Izzy Gomez (restaurateur)

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Isadore Gomez
Born 1875 or 1876
Died June 21, 1944(1944-06-21) (aged 68)
Alameda, California, U.S.
Other names Izzy Gomez
Occupation Chef, restaurateur

Isadore Gomez (died June 21, 1944, in Alameda, California, at the age of 68)[1] was a Portuguese immigrant, chef and restaurateur in the North Beach neighborhood of San Francisco, California. In 1943, he was recognized by LIFE magazine as one of San Francisco's most colorful characters. His birthday was celebrated on February 9.

Gomez left his home in Portugal when he was eighteen and made his way to San Francisco. According to his obituary, he arrived in the city penniless and "friends said his unrecorded charities had kept him that way".[1] He landed his first job as a "swamper" in a local gin-joint on the infamous Barbary Coast. He managed to save enough to buy a small bar at 848 Pacific Avenue. During Prohibition, with his Isadore Gomez' Café, he became known as the city's most beloved violator of the Volstead Act. In 1933 he served a thirty-day jail term for bootlegging. Ten years later, in February 1943, Gomez received a Presidential pardon.[1]

One of Gomez's great fans was the Armenian-American writer William Saroyan. His famous play, The Time of Your Life, is about Gomez and is set at Izzy's saloon.[2] Saroyan wrote in his journals that Gomez's place was downtown, "not far from the old Montgomery block, across from the firehouse at First and Pacific". He went on to say:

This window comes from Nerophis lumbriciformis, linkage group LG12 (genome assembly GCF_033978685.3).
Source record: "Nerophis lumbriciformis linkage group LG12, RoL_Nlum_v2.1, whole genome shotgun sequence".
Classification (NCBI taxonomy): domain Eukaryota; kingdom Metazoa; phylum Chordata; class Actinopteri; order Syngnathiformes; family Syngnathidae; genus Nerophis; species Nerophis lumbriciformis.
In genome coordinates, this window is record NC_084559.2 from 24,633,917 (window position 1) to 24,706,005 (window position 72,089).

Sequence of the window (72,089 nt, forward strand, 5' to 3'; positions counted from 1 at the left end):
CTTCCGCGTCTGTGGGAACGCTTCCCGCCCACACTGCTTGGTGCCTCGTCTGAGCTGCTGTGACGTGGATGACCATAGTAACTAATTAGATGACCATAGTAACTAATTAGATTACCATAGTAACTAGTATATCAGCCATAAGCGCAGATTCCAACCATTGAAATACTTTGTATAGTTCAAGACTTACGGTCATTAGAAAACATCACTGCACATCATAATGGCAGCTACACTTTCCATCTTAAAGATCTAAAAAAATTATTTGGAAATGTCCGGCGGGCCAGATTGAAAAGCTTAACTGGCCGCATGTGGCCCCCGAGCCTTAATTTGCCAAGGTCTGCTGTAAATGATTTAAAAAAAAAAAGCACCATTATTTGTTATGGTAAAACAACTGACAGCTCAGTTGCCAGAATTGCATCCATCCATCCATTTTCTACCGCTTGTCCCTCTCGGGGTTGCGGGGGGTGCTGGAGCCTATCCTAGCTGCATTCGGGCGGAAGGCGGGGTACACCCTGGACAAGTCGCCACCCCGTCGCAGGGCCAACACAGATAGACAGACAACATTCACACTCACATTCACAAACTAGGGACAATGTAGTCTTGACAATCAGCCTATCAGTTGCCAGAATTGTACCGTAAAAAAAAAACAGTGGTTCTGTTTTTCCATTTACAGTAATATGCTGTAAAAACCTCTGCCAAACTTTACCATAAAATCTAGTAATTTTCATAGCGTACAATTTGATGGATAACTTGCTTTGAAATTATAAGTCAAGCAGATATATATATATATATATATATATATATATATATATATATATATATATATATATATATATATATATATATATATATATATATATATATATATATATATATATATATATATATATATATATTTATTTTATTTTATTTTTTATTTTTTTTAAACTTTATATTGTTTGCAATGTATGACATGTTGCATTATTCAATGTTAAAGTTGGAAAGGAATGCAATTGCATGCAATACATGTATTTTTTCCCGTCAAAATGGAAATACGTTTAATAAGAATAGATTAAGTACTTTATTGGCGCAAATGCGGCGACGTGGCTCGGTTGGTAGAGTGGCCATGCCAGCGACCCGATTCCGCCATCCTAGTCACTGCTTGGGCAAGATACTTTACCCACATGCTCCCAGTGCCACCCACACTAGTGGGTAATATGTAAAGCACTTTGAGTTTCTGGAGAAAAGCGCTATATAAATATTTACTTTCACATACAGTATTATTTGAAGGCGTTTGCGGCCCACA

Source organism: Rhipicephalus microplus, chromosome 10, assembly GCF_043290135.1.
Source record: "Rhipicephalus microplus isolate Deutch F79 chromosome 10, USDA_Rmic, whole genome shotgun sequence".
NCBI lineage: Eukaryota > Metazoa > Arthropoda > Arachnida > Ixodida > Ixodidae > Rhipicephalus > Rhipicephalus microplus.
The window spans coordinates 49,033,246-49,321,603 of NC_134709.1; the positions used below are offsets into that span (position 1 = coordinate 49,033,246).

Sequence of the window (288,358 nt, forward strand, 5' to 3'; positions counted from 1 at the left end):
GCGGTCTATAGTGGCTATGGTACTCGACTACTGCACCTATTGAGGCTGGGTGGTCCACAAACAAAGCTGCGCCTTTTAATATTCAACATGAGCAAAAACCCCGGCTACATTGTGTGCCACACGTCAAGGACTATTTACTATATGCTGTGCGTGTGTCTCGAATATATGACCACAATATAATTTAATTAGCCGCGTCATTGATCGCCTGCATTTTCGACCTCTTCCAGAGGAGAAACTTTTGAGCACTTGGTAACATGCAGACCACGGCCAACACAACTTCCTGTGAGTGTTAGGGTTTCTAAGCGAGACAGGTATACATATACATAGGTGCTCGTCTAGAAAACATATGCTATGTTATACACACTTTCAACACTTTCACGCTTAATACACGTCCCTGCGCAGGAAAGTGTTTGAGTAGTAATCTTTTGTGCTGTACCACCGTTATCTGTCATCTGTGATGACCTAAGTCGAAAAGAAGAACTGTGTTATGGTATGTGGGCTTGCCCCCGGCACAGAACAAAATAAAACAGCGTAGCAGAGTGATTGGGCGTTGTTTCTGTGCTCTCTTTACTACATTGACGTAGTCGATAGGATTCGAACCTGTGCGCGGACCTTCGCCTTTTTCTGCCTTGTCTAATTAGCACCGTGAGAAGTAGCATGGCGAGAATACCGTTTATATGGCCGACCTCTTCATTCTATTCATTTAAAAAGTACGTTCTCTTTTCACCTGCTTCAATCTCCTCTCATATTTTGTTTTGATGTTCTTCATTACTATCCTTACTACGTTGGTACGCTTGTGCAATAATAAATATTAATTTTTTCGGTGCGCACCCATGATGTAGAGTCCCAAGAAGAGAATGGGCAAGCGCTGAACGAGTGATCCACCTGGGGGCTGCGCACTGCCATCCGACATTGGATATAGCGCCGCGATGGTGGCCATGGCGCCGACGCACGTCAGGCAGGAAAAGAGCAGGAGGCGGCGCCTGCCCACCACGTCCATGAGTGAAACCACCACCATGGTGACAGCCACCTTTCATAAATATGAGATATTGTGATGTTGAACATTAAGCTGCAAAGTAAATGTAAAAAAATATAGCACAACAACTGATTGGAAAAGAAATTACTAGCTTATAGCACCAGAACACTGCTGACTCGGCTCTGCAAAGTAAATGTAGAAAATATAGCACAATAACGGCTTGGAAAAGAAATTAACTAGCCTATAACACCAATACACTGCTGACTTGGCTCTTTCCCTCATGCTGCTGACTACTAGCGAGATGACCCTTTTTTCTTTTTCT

Izzy Gomez's was something else. Unique. Sui generis. It really was as portrayed in The Time of Your Life, except that it was also a hangout for hard-boiled, sophisticated newspapermen. ... They gave the place a rowdy, slightly underworld character of half-suppressed brawl. ... For meals, Izzy served thick, luscious steaks, french fries, and salads. He gave a considerable number of meals and liquor out free, not just to starving artists, but to people he liked.

Izzy's saloon was demolished in 1952. There are currently two steakhouses in the San Francisco Bay Area, under the same ownership, named after Izzy.[2]


  1. ^ a b c Obituaries (June 22, 1944). "Isadore Gomez: Called 'King of Bohemia' by San Francisco Writers". The New York Times. p. 19. 
  2. ^ a b Adamick, Mike (December 16, 2007). "Speakeasies Then and Now". San Francisco Chronicle. Retrieved December 16, 2007. 


  • "San Francisco"; photographic essay. (July 12, 1943). LIFE, p. 78.

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